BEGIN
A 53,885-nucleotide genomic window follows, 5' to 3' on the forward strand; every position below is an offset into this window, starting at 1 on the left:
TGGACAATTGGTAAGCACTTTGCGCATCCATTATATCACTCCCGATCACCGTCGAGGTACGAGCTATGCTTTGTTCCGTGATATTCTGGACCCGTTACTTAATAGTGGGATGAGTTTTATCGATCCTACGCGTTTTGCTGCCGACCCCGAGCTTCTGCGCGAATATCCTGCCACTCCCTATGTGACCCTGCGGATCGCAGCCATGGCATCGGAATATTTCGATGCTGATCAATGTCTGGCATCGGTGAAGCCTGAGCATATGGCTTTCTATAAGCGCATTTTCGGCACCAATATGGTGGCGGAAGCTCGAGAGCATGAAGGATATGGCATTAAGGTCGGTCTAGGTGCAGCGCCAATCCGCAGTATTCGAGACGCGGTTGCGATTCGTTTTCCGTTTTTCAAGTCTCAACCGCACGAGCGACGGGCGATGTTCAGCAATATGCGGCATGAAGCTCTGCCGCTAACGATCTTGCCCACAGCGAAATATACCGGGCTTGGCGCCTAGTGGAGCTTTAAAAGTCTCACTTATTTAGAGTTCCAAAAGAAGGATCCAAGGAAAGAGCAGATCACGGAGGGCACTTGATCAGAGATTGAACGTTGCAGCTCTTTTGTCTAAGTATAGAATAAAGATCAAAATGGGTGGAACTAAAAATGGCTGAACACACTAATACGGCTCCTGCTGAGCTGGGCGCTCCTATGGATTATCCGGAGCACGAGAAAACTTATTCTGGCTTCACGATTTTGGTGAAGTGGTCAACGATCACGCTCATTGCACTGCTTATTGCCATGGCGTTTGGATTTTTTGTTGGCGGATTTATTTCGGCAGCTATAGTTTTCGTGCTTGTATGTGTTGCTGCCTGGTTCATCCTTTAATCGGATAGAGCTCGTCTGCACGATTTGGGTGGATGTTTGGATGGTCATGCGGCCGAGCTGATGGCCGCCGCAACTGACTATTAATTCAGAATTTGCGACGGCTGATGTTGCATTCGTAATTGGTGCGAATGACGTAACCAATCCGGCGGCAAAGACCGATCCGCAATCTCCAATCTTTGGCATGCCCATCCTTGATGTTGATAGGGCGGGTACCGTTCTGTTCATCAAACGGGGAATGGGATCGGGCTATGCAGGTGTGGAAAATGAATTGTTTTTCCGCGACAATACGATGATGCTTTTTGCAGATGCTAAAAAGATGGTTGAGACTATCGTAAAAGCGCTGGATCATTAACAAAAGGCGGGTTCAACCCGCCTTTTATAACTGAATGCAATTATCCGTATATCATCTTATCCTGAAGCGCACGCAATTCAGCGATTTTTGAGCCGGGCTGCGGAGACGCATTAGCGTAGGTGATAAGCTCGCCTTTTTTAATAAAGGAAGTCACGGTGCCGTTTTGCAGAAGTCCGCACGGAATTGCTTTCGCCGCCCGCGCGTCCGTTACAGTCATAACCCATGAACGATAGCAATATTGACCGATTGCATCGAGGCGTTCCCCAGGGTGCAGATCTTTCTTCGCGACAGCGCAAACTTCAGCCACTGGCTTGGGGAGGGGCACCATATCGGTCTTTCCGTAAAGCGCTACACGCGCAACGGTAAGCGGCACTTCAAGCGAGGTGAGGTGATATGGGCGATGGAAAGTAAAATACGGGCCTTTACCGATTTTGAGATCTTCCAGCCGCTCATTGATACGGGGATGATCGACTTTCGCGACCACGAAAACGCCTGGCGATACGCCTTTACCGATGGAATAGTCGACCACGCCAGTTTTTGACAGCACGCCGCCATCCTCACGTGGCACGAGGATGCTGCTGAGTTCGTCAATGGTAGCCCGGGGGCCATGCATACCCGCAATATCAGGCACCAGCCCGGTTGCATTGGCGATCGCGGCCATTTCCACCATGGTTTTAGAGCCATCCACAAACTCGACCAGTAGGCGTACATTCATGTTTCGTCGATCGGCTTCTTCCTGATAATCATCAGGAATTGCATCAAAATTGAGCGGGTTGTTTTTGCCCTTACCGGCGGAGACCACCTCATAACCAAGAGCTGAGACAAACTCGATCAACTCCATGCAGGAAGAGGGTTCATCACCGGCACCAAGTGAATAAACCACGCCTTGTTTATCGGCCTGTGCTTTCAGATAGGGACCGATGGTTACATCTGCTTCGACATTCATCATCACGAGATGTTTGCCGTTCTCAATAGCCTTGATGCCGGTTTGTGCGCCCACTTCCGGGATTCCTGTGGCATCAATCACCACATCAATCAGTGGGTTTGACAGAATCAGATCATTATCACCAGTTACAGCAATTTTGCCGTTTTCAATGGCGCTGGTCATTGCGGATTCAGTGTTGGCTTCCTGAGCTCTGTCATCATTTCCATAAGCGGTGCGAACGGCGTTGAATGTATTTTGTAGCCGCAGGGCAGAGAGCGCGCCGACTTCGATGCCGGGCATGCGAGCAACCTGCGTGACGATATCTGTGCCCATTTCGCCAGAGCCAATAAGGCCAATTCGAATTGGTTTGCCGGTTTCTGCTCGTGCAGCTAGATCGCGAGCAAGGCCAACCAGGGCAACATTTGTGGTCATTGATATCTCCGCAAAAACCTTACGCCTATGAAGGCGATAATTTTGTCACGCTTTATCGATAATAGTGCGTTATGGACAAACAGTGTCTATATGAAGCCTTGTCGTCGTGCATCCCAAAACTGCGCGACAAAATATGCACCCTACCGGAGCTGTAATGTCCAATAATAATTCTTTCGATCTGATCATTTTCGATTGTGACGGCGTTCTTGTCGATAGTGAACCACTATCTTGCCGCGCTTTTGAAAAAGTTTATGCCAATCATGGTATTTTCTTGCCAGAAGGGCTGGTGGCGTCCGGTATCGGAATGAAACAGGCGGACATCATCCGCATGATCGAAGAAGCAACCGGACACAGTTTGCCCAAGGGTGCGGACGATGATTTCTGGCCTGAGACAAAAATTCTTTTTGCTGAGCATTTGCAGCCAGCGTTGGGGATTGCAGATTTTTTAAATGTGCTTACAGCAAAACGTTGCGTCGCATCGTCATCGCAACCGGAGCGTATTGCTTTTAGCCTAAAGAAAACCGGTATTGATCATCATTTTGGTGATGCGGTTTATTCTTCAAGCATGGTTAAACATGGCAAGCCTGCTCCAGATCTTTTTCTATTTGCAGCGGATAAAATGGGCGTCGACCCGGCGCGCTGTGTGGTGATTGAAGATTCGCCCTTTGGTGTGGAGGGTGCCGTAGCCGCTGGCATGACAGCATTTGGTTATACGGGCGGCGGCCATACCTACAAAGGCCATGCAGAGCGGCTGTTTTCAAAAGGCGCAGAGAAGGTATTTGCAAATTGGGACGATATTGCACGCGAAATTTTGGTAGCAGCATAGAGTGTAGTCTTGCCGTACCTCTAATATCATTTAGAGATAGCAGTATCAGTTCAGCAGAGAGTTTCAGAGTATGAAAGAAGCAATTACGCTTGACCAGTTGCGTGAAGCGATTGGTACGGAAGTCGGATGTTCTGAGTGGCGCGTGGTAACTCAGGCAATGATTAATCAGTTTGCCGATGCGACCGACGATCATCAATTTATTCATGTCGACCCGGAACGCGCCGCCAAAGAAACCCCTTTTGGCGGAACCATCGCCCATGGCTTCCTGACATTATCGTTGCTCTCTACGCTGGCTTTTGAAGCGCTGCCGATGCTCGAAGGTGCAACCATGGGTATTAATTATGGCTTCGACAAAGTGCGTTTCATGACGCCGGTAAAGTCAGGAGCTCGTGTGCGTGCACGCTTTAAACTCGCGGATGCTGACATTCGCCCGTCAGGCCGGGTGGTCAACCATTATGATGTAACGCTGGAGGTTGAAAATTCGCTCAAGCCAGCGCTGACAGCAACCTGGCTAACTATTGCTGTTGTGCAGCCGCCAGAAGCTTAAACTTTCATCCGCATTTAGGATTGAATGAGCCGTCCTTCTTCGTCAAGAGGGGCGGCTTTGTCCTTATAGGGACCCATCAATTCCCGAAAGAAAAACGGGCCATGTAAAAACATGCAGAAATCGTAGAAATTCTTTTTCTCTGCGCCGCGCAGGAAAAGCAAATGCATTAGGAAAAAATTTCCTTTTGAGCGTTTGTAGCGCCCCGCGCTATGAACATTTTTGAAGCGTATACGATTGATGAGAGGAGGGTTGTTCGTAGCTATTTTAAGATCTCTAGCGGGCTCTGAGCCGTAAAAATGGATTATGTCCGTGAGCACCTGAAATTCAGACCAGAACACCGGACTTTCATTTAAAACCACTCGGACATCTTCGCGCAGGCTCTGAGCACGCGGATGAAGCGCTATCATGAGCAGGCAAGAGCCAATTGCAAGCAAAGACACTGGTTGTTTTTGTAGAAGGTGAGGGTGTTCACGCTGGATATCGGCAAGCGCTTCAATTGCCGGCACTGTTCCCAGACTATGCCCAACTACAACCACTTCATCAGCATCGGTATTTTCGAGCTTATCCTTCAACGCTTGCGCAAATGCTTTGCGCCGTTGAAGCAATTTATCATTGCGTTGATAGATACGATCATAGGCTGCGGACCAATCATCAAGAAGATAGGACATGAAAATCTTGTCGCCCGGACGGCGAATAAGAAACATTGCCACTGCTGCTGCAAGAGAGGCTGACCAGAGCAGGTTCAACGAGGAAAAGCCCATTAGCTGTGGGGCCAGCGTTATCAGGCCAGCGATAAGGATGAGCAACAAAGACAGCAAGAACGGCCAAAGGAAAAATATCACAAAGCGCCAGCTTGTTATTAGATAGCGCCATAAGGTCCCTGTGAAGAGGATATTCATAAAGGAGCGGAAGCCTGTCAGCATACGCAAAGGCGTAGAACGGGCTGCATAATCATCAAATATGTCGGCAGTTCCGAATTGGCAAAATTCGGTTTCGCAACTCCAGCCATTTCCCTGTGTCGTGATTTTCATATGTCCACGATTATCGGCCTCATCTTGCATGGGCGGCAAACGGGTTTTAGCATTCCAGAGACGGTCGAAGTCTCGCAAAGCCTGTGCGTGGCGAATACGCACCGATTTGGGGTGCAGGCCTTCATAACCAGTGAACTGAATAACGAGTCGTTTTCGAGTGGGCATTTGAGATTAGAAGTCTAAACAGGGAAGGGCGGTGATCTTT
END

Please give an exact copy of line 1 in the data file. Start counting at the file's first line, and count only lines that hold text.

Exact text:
A 53,885-nucleotide genomic window follows, 5' to 3' on the forward strand; every position below is an offset into this window, starting at 1 on the left: